Jazz and melodic minor
All the chords we will look at in this article are taken from the melodic minor harmony. Modern jazz uses melodic minor and its chords a lot. This article introduces you to three melodic minor chords used frequently in jazz by masters.
Working with these chord symbols, finding the notes and interval, deducting the chord – this process will make you more familiar with chord symbols and the considerations one makes when playing more involved chords.
The staff notation of each chord is given. Try finding the notes as an exercise with staff notation. The notes of treble clef and bass clef are given to the right. Click on the image for a larger view; save the image for future reference.
The 3rd and 7th notes are the most important notes for most chords. But in the case of Sus ♭9 chords, the characteristic notes are the ♭9, 4th and 6th notes.
Have a look at the figure given to the left. What are the notes? (try finding the notes as an exercise in staff notation)
On the bass clef (bottom set of staff lines), it is the same B♭ note played in two octaves.
On the treble cleff (top set of staff lines), the notes are : C♭, E♭, G, B♭ (bottom to top)
These notes form the B sus ♭9 chord :
B♭sus ♭9 chord : B♭ – root, C♭ – ♭9 note, E♭ – 4th note, G – 6th note
More details and examples at: chords for all the seven modes of the melodic minor.
Δ#5 – Lydian augmented
- The term Lydian suggests that the chord or scale has the sharp 4th note.
- Augmented refers to a raised fifth (sharp 5th).
The complete chord symbol for a Lydian augmented chord should be XΔ#4#5
This chord appears as part of the melodic minor harmony – the chord for the third mode of melodic minor scale.
Mostly used in jazz kind of situations, the long chord symbol of XΔ#4#5 is shortened to XΔ#5 for simplicity. Also, the musician probably is already familiar with the chord and knows what she is expected to make out of the symbol and play.
This is an example of a chord symbol which does not indicate all the notes the chord may have.
Lydian augmented without the Lydian
Have a look at the chord to the left.
The notes are indicated along with their respective interval name when G is the root.
• We see that the chord has a major 3rd and major 7th (doubled on two octaves) which satisfies the ‘Δ’ part of the chord name.
• The chord has a sharp fifth note, hence satisfying the #5 part of the chord name.
But the chord does not have a sharp fourth or raised fourth note which a lydian chord should have.
The chord notes in the image satisfies the chord symbol GΔ#5. Though GΔ#5 will be called a Lydian dominant, it does not have a Lydian note in it. Mark Levine calls it GΔ#5 on pg.62 of his Jazz Theory Book .
This is an example of how chord names can be interpreted with freedom, especially in jazz improvisation context. The chord has to be understood in relation to the third mode of melodic minor, from where it is usually derived.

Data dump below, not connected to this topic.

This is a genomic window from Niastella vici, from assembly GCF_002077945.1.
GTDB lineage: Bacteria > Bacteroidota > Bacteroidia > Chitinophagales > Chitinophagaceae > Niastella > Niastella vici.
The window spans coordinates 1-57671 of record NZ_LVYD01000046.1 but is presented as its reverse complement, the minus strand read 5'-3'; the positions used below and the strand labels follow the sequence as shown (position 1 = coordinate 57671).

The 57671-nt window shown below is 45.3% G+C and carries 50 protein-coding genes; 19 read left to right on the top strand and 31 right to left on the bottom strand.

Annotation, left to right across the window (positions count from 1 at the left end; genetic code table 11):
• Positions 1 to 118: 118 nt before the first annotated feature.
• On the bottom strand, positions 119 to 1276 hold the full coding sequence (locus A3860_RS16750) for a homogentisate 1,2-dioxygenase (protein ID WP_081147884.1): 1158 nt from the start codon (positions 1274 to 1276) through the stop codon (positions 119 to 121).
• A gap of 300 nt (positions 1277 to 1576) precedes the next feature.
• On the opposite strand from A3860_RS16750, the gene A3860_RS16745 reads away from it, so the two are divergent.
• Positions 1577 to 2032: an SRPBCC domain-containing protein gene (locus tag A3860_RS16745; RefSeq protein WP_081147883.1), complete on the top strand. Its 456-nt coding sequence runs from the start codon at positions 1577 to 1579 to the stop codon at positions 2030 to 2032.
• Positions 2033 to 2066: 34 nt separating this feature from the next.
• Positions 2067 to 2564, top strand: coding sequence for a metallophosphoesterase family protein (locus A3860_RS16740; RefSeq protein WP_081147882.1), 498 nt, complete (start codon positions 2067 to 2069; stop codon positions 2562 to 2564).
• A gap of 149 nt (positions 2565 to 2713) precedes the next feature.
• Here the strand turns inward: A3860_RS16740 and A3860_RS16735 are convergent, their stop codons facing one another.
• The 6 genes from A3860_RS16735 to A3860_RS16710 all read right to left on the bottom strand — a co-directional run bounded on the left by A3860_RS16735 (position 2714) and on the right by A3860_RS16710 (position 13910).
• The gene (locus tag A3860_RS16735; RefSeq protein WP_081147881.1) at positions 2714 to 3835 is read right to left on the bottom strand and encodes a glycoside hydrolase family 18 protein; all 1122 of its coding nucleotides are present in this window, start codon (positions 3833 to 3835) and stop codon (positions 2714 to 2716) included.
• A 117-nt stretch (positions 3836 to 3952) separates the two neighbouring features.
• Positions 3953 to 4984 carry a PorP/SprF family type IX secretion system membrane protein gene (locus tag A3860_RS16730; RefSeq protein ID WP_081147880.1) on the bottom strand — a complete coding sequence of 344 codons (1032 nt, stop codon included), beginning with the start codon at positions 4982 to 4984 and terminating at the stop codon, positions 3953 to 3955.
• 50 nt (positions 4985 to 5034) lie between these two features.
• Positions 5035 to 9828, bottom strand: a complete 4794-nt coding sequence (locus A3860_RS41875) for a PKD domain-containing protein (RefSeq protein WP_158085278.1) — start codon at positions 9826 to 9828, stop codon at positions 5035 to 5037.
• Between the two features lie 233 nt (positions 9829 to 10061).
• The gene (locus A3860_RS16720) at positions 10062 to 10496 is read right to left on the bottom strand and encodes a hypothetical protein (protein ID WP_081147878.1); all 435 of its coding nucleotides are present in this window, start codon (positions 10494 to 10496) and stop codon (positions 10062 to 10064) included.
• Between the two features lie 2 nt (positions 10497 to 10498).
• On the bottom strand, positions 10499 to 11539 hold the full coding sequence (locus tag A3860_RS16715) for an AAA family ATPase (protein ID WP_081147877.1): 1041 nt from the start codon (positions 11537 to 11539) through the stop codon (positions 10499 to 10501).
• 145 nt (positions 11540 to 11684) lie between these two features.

7 #11 – Lydian dominant
As the name suggests, the chord has a sharp 4th (lydian) and the notes major 3rd and minor 7th (dominant). This chord is usually derived from the 4th mode of the melodic minor.
Have a look at the notes to the left.
•Major 3rd and minor 7th notes in the chord satisfies the ‘dominant’ part of the chord name.
•#11th note satisfies the Lydian part of the chord name
•The major 2nd note is an additional note which can be added when the Lydian dominant chord is derived from and used with the 4th mode of the melodic minor scale.
The notes in the figure form the E♭7 #11 chord.
The chord symbol usage goes beyond just finding the intervals mentioned in the name. The chord symbol should remind one of the respective scale, giving one the freedom to add other notes which will sound fine, which are included in the mode from which the chord is derived.
Lydian dominant chord – almost a scale
Find the notes in the figure.
Bass clef : A♭ (root) and G♭ (minor 7th) notes an octave away
Treble clef : C (major 3rd), F(major 6th), B♭ (major 2nd), D (#11th)
These notes form the A♭7 #11
• The #11th note satisfies the Lydian part of the chord.
• Major 3rd note with a minor 7th note is called the ‘dominant’. Both those intervals are present in the chord
• Major 2nd note is present as with the first example
• Major 6th note is present in the chord
There are 6 notes in the chord. These notes form the notes of the 4th mode of the melodic minor scale. Add a fifth to the notes and you have the full scale of seven notes.
Here the chord symbol usage has gone to the extend of the chord symbol representing almost the scale from which it was derived.
Chord symbols, freedom and choice
We saw in the case of Sus ♭9, how one decides which notes are important to keep the sound of the chord or the scale. It is not enough to follow just maths, but one has to feel and take musical decisions based on how the final outcome should be.
We saw how chord symbols can become more of pointers or suggestions than strict representations of which notes to be played. How it gives freedom to the musician if she knows what musical ideas the chord symbol is pointing to. A chord symbols starts becoming a handle towards the scale, its mode and the kind of music.
More about chords and mastering them at The Chord Code
How can these ideas be used when harmonizing Indian ragas? –
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